The Speech Language Pathologist's Role in Schools

Laurie Ray
Physical Therapy Consultant to NC DPI
[email protected]
(This is powerpoint is intended to be used as a tool by you to adapt
and change for you to use your school system.)
 To orient teachers, teacher assistants, school staff ,
principals, parents and other administrators to the
potential roles of School-based Physical Therapists
(SBPTs) in schools
 To indicate how best to use SBPTs as a resource.
Related Service?
Physical Therapy is one of the related services under
Part B of IDEIA.
 School-based physical therapy services must be
related to an educational need.
 To receive school-based PT, a student must qualify
for special education and need the service to:
 achieve their IEP goals and/or
 access to and participate in the educational
 Related services are not provided because there is a
transportation problem or other obstacle in getting
outpatient or home based physical therapy.
Community and School-based Services:
It’s not an either/or situation..
Some children should receive services under
more than one model.
 The frequency or intensity of physical
therapy they receive in one setting may not
meet all of the child's needs for PT.
 Some goals may not be addressed through schoolbased services & may require home or community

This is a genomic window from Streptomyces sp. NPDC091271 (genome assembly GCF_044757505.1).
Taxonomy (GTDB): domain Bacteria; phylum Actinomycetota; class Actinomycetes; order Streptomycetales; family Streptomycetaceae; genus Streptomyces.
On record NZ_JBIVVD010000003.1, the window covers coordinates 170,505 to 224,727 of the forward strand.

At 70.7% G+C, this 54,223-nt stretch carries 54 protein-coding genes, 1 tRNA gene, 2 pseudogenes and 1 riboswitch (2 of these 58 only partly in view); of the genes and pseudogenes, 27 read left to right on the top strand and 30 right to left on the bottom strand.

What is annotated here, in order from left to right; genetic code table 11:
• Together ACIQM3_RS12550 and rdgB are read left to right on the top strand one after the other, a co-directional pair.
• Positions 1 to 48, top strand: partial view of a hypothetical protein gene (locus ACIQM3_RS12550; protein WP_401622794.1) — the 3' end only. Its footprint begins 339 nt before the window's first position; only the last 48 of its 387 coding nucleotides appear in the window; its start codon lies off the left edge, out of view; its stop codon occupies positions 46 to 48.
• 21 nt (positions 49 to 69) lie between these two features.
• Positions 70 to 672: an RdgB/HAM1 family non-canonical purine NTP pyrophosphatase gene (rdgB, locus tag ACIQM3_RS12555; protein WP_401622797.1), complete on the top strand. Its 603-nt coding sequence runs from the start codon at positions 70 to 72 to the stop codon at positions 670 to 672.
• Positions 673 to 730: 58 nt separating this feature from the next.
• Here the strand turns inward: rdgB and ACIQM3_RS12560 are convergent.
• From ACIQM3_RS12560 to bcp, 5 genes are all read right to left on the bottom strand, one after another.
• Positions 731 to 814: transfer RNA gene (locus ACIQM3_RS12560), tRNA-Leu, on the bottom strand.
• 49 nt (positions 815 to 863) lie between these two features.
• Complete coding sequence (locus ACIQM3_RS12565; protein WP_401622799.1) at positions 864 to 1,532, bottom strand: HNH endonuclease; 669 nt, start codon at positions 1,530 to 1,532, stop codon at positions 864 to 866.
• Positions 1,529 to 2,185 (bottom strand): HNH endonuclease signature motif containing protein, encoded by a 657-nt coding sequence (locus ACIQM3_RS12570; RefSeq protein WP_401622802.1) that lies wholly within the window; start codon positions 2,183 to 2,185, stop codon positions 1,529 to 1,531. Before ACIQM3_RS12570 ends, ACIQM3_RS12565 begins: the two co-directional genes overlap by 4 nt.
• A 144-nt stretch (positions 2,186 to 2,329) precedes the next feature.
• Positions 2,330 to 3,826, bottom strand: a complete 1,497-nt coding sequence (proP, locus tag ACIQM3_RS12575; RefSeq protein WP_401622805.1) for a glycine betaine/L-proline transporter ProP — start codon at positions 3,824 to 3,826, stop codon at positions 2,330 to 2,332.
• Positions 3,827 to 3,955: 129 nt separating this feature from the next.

 In each setting, the child should be assessed
individually to determine the best way to meet his
or her needs.
From start to finish!
 Accept referrals
 Conduct assessments
 Participate in Student Assistance Team or RtI
 Plan interventions
 Carry out interventions
 Document services
 Collaborate with and educate families, teachers
and other staff
 Share assessment results with Individual
Education Program (IEP) Teams
 SBPTs can collaborate with teachers to promote
activity and motor skills into their classrooms and
class routines.
 If interventions are successful, the SBPT remains
available for questions or consultation.
 If interventions are not successful the process for
referral to Special Education is initiated.
 SBPTs use a variety of assessment tools NOT just
standard tests. We do:
 Observations throughout the campus and student’s
Formal and informal testing of motor
skills and function
Interview teachers, parents, student and other staff
Collect any student data that already exists
 Assessments are performed for all parties (parents,
administrators, teachers….. ) to learn more about a
Eligibility for Special Education
Three Prongs
The student is a ‘student with a disability’.
2. The disability adversely affects
educational or functional performance
at school.
3. The performance deficits related to the
disability are such that the student
requires specially designed instruction in
order to ensure access to the general
Individuals with Disabilities Education Improvement Act (2004)
Assessment, Goals & Services
Don’t get the…
before the…..
Serving Students
 There is no eligibility for a related service. Once
goals are developed, the IEP team determines what
services are needed in order to meet the IEP goals